But the criticism of science fiction and fantasy fans – that we are infantile and escapist people, and socially inept to boot – sadly has a little more truth to it. Of course, there are many pastimes that people pursue obsessively, and it may seem a little unfair to stick the boot into sci-fi geeks rather than car fanatics, opera buffs or stamp collectors. But of all the hobbies and interests out there, being preoccupied with the details of otherworldly settings and characters, at the expense of being engaged with the world you actually inhabit, does bespeak a certain retreat from society into the safety of one’s imagination.
The Japanese phenomenon of hikikomori – where teenagers lock themselves in their bedrooms and shut themselves off from the outside world, refusing to emerge – may be an extreme example of what happens when people lose the will to confront reality. But there is a potential danger of this happening, to a greater or lesser extent, to anyone who obsessively inhabits imaginary worlds.
As long as science fiction and fantasy fandom remained a fairly marginal subculture, then while certain fans may have pursued their passion to an unhealthy degree, the existence of the subculture was harmless. But when society as a whole starts to become obsessed with the otherworldly, then society as a whole threatens to go hikikomori – to become more interested in whiling away its time dreaming, than in addressing the real problems that confront it.
The emergence of the internet has done much to legitimise this kind of withdrawal from the world. Once, the majority of people – even those with their nose permanently stuck in a book – were obliged, by practical necessity if nothing else, to risk venturing into the outside world every now and then. Now, this socialising experience is no longer necessarily the norm. Thanks to the internet, marginal obsessions can be indulged in at unlimited length, with like-minded people around the world.
Rather than being integrated into society by being forced to take people as they come, the internet allows you to preselect whom you choose to fraternise with, based upon whether or not they share your specific interests. And if you dislike or disagree with someone you encounter in this faceless environment, then rather than go through the process of being forced to account for your worldview, you can simply retreat from confrontation. Such an environment breeds individuation and solipsism.
But the internet cannot bear the blame for our tendency to retreat from reality – it is merely a communications medium, reflecting broader social trends. Nor should we blame the Lord of the Rings films, or any other cultural product, for taking us down this path. After all, the Lord of the Rings trilogy is terrifically entertaining, and there’s no shame in enjoying it. Nor am I apologetic about the fact that I will be attending another Doctor Who convention (Invasion 4) in two weeks’ time, and a Blake’s 7 convention (Star One) after that.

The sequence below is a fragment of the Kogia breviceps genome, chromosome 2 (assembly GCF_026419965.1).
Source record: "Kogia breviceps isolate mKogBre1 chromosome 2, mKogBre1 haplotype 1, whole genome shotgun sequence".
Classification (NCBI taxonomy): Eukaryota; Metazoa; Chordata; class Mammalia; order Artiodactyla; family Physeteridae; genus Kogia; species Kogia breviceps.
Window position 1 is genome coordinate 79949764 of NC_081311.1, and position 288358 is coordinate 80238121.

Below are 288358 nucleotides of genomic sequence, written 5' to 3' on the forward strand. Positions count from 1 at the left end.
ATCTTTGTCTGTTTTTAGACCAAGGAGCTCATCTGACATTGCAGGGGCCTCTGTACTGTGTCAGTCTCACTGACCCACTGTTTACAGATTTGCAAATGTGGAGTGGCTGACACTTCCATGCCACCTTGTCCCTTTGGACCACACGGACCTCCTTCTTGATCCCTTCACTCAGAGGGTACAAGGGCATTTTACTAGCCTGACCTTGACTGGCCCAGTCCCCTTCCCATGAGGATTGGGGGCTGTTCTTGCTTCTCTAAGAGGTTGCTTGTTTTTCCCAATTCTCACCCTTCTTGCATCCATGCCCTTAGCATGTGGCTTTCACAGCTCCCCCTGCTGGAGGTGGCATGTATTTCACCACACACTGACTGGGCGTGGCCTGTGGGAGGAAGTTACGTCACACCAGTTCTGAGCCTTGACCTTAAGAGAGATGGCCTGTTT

No, the broader reason why mainstream society has become more disposed to immerse itself in fantasy is because of a general cultural stagnation that exists today. At a time when we feel less certain of our ability to impact on the world around us, we tend to retreat into fantasy worlds instead. One consequence of this is that we are increasingly more comfortable contemplating the ins and outs of life in Tolkien’s Middle-Earth, than we are confronting the ins and outs of life on Earth proper. As Hollywood serves up ever more lavish fantasy spectacles for us to marvel at, the society that lies outside of the cinema and the comic shop stagnates.
This is a state of affairs that not only speaks ill of society, but actually demeans science fiction and fantasy as well, by putting them in the impossible position of having to provide us with the answers to life, the universe and everything. Fiction in these genres can be a terrific tool for exploring ideas, but it cannot satisfy the human urge to find meaning in life and to aspire to a better world. That can only come through confronting the questions that we face in the here and now.
If the geek shall inherit the Earth, then the Earth shall be the poorer for it. Both society as a whole, and science fiction/fantasy, would benefit if the latter were put back in its proper place – that is, as a satisfying diversion, rather than as life’s raison d’être.
(1) See A Tolkien fan talks, by Sandy Starr
To enquire about republishing spiked’s content, a right to reply or to request a correction, please contact the managing editor, Viv Regan.
Want to join the conversation?
Only spiked supporters, who donate regularly to us, can comment on our articles.